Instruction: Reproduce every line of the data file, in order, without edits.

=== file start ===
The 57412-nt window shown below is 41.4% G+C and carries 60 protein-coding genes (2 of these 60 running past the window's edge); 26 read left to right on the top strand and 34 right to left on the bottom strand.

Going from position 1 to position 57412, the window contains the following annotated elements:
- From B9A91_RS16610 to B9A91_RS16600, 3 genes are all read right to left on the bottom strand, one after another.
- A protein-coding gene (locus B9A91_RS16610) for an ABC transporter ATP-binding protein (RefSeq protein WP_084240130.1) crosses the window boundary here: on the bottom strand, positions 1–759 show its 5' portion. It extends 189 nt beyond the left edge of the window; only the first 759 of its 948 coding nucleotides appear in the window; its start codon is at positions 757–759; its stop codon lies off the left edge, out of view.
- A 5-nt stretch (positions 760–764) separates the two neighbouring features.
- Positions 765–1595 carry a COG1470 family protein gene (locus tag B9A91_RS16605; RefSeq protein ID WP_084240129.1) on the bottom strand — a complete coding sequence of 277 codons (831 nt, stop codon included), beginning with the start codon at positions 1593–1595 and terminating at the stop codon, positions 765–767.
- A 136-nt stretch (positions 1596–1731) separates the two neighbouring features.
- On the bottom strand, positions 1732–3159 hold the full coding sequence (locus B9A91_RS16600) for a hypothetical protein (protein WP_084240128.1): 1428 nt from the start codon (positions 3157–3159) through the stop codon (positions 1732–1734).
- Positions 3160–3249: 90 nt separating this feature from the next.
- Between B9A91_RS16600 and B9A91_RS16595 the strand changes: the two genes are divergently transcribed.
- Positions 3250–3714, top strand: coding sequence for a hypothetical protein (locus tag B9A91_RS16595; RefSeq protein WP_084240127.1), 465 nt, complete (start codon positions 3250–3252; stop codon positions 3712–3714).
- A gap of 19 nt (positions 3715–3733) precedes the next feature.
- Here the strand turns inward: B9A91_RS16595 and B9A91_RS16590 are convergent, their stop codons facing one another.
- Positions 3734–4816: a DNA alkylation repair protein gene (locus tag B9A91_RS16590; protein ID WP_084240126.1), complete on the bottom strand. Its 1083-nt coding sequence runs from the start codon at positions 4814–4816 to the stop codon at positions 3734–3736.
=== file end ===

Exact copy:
The 57412-nt window shown below is 41.4% G+C and carries 60 protein-coding genes (2 of these 60 running past the window's edge); 26 read left to right on the top strand and 34 right to left on the bottom strand.

Going from position 1 to position 57412, the window contains the following annotated elements:
- From B9A91_RS16610 to B9A91_RS16600, 3 genes are all read right to left on the bottom strand, one after another.
- A protein-coding gene (locus B9A91_RS16610) for an ABC transporter ATP-binding protein (RefSeq protein WP_084240130.1) crosses the window boundary here: on the bottom strand, positions 1–759 show its 5' portion. It extends 189 nt beyond the left edge of the window; only the first 759 of its 948 coding nucleotides appear in the window; its start codon is at positions 757–759; its stop codon lies off the left edge, out of view.
- A 5-nt stretch (positions 760–764) separates the two neighbouring features.
- Positions 765–1595 carry a COG1470 family protein gene (locus tag B9A91_RS16605; RefSeq protein ID WP_084240129.1) on the bottom strand — a complete coding sequence of 277 codons (831 nt, stop codon included), beginning with the start codon at positions 1593–1595 and terminating at the stop codon, positions 765–767.
- A 136-nt stretch (positions 1596–1731) separates the two neighbouring features.
- On the bottom strand, positions 1732–3159 hold the full coding sequence (locus B9A91_RS16600) for a hypothetical protein (protein WP_084240128.1): 1428 nt from the start codon (positions 3157–3159) through the stop codon (positions 1732–1734).
- Positions 3160–3249: 90 nt separating this feature from the next.
- Between B9A91_RS16600 and B9A91_RS16595 the strand changes: the two genes are divergently transcribed.
- Positions 3250–3714, top strand: coding sequence for a hypothetical protein (locus tag B9A91_RS16595; RefSeq protein WP_084240127.1), 465 nt, complete (start codon positions 3250–3252; stop codon positions 3712–3714).
- A gap of 19 nt (positions 3715–3733) precedes the next feature.
- Here the strand turns inward: B9A91_RS16595 and B9A91_RS16590 are convergent, their stop codons facing one another.
- Positions 3734–4816: a DNA alkylation repair protein gene (locus tag B9A91_RS16590; protein ID WP_084240126.1), complete on the bottom strand. Its 1083-nt coding sequence runs from the start codon at positions 4814–4816 to the stop codon at positions 3734–3736.